Dear Michael: If I become the owner of a home property by a quick deed, am I responsible for any delinquent taxes?
Answer: That would most likely depend on where the property is located but the most common answer to that question is “yes.” Property taxes, mortgages, liens and other encumbrances are tied directly to the property, not the person that owns it. For instance, the IRS has the right to place a tax lien on your property if you are delinquent on your taxes. That lien is then attached to the property. If you quit claim your home to a relative, then the lien follows the property and your relative will have to pay the tax lien off when they try to sell the property. Never obtain a property without research. At the very least, check the taxing authority, and any other entity that may have the right to lien the property. There may also be judgments and other liens attached to the property that you won’t find on your own and will become a problem. They may not be your judgments but they will become your problem when you attempt to sell the property or get a mortgage on it. I recommend that you have a title company do a complete title search on the property before you have the property deeded to you.
Dear Michael: How can I get out of owning a timeshare? We can’t afford making the payments on it and to be perfectly honest, we have to prioritize our monthly bills.
Answer: By “get out,” I assume you mean you no longer want to own it? If that is the case, you will need to sell it. If there is a loan on it, you will either need to sell if for more than you owe, or bring the difference in price to the closing to fully pay off the lender. Your first step should be to talk to the management at the location. They will likely have a recent list of sales, prices, and potentially, the brokers that assisted in the sale. Find out what is involved in transferring the deed (if deeded) to another person. Often, there is a transfer fee. You do not generally have to use the broker, you can market and arrange for sale on your own if you prefer. If you are selling make sure that the resort does not have a first right of refusal, or a right to buy your unit before anyone else. If you cannot make your payments, and cannot sell the unit, contact the lender to see if hardship payment arrangements can be made. Ask if it would be possible for a new owner to “assume” your debt to take it over without penalty, if you could find a willing party. Contact the resort to see if there is a way to make payments on your dues. Like being unable to fulfill any obligation, though, this method may have a derogatory effect on your credit. If you simply stop paying, a deeded unit will likely fall into foreclosure which is much worse than a workout above for your credit. The unit will be repossessed or reseeded, often to the resort, and you may be held liable for their losses in court or otherwise.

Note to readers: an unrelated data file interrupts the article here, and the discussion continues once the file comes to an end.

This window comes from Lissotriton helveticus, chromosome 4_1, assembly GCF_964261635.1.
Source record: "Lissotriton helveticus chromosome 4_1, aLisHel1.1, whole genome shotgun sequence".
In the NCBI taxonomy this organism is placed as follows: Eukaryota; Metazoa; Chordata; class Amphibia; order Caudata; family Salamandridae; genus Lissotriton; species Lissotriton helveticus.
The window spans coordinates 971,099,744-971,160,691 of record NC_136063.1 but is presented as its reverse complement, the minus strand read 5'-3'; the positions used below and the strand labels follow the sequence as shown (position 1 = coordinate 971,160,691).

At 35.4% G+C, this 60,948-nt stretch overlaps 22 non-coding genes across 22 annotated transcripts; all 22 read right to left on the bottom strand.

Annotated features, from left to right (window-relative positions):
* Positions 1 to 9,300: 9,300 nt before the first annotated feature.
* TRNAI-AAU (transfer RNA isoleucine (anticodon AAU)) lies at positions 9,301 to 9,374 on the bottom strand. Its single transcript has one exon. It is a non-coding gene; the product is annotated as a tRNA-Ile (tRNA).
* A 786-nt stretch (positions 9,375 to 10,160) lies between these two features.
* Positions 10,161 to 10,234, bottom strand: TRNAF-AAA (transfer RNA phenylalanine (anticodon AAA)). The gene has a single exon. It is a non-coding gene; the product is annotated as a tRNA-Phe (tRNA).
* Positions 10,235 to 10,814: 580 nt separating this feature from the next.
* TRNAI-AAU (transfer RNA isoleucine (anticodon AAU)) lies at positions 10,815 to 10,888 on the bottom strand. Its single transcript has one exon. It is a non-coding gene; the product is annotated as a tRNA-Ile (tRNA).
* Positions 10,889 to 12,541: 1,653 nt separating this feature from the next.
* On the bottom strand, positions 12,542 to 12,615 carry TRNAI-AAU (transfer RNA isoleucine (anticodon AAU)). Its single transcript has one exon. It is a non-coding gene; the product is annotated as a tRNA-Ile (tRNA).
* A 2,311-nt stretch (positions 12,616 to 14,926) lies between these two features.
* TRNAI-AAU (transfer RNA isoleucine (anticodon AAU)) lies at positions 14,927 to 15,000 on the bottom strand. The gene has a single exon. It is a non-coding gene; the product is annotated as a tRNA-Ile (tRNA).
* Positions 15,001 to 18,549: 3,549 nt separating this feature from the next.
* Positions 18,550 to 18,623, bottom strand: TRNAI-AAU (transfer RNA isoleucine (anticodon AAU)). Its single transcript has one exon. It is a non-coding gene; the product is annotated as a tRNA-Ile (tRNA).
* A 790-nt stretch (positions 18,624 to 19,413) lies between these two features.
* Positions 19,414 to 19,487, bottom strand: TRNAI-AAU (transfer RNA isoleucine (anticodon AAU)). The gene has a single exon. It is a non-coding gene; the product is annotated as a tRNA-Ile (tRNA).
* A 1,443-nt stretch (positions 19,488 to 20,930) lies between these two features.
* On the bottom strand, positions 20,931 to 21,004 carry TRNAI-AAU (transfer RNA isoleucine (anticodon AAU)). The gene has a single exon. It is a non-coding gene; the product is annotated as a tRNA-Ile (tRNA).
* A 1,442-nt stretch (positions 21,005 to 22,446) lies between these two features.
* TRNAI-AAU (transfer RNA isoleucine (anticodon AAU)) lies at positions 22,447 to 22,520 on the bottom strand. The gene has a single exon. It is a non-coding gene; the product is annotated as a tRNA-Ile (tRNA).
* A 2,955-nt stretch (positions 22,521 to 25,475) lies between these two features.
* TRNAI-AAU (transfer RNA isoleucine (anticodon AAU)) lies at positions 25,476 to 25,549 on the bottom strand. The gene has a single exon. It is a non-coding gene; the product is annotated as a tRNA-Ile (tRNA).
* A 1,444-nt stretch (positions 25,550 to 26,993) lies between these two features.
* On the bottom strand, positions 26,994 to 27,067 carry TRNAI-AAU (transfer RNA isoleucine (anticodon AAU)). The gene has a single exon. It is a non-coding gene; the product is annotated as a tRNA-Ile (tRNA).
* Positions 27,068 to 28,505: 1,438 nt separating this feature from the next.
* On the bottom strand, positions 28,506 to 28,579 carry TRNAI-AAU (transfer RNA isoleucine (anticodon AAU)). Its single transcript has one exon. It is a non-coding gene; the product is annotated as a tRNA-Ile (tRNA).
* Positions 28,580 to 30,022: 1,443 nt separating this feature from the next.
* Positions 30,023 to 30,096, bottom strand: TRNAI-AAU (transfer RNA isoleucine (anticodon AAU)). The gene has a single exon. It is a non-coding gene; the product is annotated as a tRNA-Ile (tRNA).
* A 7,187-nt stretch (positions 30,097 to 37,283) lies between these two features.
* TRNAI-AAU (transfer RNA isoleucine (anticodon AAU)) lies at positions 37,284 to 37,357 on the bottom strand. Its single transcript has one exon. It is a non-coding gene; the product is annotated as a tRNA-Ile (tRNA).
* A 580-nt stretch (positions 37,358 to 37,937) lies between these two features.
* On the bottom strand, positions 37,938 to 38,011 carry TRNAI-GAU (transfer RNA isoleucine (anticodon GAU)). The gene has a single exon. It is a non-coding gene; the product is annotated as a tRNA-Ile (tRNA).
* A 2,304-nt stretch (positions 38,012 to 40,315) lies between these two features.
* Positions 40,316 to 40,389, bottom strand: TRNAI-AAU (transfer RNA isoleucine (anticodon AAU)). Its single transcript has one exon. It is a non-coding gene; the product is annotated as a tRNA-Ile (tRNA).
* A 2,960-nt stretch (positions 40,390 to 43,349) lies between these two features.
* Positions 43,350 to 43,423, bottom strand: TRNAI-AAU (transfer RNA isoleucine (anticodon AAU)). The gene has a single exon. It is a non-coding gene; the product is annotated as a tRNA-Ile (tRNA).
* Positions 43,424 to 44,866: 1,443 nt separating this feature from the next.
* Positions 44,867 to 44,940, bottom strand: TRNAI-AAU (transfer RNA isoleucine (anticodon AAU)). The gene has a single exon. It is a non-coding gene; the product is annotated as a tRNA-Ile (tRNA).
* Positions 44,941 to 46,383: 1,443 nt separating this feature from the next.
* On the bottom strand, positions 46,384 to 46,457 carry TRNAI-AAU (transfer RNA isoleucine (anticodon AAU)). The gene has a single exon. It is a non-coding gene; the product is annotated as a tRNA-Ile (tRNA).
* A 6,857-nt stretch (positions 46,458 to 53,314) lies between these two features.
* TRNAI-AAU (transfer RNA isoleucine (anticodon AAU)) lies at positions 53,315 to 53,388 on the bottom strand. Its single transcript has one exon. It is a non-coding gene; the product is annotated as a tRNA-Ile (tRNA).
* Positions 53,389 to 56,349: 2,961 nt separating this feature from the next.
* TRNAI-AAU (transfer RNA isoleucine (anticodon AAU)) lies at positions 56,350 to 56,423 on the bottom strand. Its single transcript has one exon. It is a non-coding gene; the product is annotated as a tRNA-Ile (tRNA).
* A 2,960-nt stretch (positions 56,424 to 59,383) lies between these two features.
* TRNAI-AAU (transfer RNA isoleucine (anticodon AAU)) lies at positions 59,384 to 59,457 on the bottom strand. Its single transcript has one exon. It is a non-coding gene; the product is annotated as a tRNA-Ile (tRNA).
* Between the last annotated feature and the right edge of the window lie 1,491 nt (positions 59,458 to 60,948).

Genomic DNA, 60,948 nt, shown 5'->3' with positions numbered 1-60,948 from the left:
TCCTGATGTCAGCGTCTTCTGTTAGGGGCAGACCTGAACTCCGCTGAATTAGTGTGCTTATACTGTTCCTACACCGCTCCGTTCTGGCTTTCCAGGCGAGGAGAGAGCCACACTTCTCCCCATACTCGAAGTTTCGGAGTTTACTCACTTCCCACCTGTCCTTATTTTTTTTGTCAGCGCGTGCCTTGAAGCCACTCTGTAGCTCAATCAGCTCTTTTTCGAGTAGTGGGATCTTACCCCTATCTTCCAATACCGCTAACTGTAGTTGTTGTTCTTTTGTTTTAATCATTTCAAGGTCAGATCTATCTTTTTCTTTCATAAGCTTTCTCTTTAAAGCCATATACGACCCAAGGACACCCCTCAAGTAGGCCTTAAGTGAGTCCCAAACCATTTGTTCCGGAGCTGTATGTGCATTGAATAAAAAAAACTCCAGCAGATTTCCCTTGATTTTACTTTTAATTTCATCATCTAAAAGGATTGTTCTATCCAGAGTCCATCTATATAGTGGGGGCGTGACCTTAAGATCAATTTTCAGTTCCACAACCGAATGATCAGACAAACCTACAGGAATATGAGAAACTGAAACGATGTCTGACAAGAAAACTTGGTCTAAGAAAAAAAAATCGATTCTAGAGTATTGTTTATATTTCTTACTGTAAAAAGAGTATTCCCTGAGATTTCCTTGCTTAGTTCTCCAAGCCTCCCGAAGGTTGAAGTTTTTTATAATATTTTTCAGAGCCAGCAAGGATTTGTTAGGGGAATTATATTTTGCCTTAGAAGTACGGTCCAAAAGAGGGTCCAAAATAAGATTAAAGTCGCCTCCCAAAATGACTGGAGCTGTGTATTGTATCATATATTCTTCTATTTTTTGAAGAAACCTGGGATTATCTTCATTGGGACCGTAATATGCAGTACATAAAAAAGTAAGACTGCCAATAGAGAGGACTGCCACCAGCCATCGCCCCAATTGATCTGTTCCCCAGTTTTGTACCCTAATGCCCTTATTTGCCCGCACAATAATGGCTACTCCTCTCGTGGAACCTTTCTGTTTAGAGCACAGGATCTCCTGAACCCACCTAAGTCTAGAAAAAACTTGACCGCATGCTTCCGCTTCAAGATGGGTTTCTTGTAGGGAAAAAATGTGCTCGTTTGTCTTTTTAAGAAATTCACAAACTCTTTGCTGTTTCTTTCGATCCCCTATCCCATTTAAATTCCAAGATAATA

Dear Michael: I can no longer make the mortgage payments on my home. Are there steps I should take in order to turn in the keys to the bank and move on?
Answer: Have you pursued a loan modification to make it more affordable? This is the first step to take if you want to remain in your home. Call your mortgage company’s loss mitigation department and ask for a loan modification. If you truly wish to walk away, call your bank and tell them you wish to do a deed-in-lieu of foreclosure. This is less of a hit on your credit, although still a hit. You basically give the mortgage company your deed before they foreclose, saving you and the bank time and money. You also save your credit from having late payment recorded on it, on top of the foreclosure. The bank will send you the proper form to execute and you will be all set. Think about it very seriously before going forward. There is no turning back!
Michael Kayem is a Realtor with Re/max Estate Properties serving Culver City and the Westside since 2001. You can contact Michael with your questions at 310-390-3337 or e-mail them to him at: firstname.lastname@example.org